Near-Earth Asteroid 2012 DA14 extremely close approach in February 2013

Small asteroid 2012 DA14 will make an extremely close approach  on February 15, 2013. It will pass by Earth at distance of about 27,000 km (17,000 miles/no closer than 0.000181 AU) from the center of the Earth; within about 3.5 Earth radii of the Earth’s surface.

This near-Earth asteroid was discovered on February 22, 2012 by LaSagra Observatory in the mountains of Andalusia in southern Spain. Asteroid 2012 DA14 is thought to be about 45 meters in diameter and his estimated mass about 130,000 metric tons.

The Asteroid 2012 DA14 will pass below distance where many commercial satellites are flying. It will pass inside the geosynchronous satellite ring, located about 35,800 km above the equator. The nominal pass will be 0.00023 AU (34,000 km; 21,000 miles) from the center-point of the Earth.

Asteroid 2012 DA14 will pass by Earth at distance of about 27,000 km (17,000 mile) from the center of the Earth. Just for comparison – 400-meters wide asteroid YU 55  passed 320,000 kilometers (200,000 miles) from Earth on November 8, 2011. Even closer flyby of asteroid 2011 MD last June was closer than DA14 will at a distance of only 12,070 km (7,500 miles).

For now, the orbit of 2012 DA14 is such that it will not crash into Earth for the foreseeable future. It rates 0 (No Hazard) on the Torino scale.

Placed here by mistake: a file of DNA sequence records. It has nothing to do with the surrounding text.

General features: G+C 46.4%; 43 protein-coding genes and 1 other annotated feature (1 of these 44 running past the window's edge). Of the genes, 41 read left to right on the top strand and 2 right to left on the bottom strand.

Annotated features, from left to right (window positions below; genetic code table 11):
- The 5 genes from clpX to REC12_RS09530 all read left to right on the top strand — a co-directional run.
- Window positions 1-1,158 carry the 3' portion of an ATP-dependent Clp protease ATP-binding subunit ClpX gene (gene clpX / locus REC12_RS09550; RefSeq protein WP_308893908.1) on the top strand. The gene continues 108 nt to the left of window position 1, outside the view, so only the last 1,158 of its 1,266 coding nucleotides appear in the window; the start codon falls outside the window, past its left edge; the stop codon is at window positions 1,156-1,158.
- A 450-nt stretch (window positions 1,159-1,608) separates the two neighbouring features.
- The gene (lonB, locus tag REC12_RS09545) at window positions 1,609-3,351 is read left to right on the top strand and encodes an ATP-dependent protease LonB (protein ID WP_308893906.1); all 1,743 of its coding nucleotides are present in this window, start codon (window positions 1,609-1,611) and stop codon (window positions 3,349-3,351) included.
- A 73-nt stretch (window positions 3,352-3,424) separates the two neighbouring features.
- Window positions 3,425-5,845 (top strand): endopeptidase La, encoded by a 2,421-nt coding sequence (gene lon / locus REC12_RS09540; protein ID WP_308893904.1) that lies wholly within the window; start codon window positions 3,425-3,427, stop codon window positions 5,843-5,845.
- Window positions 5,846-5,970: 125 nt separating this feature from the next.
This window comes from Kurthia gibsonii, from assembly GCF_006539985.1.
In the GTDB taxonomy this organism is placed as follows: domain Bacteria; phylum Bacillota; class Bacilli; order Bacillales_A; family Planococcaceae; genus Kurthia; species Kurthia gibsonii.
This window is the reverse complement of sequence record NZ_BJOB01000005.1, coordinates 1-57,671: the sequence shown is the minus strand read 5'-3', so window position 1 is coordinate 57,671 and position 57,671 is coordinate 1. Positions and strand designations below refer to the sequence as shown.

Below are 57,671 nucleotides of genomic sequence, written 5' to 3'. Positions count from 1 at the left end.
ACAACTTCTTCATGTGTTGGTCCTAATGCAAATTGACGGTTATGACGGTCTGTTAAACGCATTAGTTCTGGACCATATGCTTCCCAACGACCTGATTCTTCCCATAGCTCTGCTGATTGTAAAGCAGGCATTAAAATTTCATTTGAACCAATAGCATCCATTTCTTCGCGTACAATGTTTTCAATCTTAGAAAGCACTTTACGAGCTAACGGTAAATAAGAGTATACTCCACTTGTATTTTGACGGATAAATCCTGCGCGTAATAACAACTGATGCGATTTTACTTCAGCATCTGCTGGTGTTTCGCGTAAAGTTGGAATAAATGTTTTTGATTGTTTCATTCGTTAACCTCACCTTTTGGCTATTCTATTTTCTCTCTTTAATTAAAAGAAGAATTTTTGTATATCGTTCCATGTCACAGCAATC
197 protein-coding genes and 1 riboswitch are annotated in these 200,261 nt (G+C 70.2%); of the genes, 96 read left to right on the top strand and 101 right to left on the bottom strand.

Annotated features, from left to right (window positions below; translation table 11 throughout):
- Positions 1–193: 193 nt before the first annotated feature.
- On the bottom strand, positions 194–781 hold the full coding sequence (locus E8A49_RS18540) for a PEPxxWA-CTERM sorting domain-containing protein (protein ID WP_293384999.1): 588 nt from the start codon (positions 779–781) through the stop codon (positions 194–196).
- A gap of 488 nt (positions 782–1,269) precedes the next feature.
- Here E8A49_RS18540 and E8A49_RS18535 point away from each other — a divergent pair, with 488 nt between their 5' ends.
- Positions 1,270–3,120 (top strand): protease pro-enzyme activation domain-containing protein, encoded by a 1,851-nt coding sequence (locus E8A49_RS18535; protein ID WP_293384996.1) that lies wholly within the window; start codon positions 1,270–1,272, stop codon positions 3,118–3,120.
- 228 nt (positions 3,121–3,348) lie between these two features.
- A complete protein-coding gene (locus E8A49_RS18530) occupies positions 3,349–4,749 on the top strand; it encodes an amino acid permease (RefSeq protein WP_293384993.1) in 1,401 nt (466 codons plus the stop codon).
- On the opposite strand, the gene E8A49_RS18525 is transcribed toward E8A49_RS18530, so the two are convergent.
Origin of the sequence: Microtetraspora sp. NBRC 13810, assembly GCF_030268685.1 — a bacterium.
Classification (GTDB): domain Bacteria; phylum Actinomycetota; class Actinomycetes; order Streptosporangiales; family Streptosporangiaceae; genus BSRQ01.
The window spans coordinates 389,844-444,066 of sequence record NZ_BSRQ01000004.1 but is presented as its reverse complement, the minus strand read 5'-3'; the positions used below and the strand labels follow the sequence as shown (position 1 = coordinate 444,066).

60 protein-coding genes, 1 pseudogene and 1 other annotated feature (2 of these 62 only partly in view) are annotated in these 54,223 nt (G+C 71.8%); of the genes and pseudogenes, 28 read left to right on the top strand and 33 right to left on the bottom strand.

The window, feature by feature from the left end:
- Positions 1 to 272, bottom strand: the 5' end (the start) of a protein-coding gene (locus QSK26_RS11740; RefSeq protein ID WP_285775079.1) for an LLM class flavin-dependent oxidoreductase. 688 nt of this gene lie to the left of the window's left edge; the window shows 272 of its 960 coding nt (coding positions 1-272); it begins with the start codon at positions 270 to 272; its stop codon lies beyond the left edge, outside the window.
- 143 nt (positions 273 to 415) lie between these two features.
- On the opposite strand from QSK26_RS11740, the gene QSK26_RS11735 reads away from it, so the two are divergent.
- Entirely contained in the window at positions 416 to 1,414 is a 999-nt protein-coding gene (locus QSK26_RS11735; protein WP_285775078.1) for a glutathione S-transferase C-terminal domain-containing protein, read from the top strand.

With such a close approach to Earth, our planet’s gravity will change its future path and rise a chance of future impact.   There is an estimated cumulative 0.033% risk (1 in 3,030) of 2012 DA14 impacting Earth sometime between 2026 and 2069.

Some scientist believe that similar-in-size object hit Tunguska in 1918. If it were to strike the Earth, it is estimated that it would produce the equivalent of 2.4 megatons of TNT. The Tunguska event has been estimated at 3−20 megatons.


Private venture wants to keep its wary eye out for asteroid

So, the world did not end Friday because of an asteroid blast or any of the other calamities imagined to be predicted by the ancient Mayan calendar.But some say a serious asteroid strike is just a matter of time, and we should be ready.

For evidence of what might come, see the 1908 “Tunguska event” in Siberia, said Ed Lu, a former shuttle and International Space Station astronaut who heads the nonprofit B612 Foundation (the name references the asteroid home from “The Little Prince.”)

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